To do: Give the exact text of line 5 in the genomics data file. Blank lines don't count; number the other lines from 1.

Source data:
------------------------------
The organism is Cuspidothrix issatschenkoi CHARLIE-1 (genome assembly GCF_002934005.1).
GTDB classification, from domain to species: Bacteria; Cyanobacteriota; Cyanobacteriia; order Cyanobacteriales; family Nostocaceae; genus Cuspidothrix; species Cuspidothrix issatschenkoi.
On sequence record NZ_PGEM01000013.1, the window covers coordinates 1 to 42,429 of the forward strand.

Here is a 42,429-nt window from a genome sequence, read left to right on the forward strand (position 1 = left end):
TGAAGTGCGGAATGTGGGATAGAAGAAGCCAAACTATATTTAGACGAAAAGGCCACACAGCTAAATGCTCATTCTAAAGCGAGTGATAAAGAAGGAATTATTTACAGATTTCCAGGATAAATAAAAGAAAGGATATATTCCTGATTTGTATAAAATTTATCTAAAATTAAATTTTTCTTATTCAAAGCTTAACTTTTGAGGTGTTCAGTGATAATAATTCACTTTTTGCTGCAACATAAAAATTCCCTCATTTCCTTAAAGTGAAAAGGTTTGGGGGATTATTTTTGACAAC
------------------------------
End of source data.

TGAAGTGCGGAATGTGGGATAGAAGAAGCCAAACTATATTTAGACGAAAAGGCCACACAGCTAAATGCTCATTCTAAAGCGAGTGATAAAGAAGGAATTATTTACAGATTTCCAGGATAAATAAAAGAAAGGATATATTCCTGATTTGTATAAAATTTATCTAAAATTAAATTTTTCTTATTCAAAGCTTAACTTTTGAGGTGTTCAGTGATAATAATTCACTTTTTGCTGCAACATAAAAATTCCCTCATTTCCTTAAAGTGAAAAGGTTTGGGGGATTATTTTTGACAAC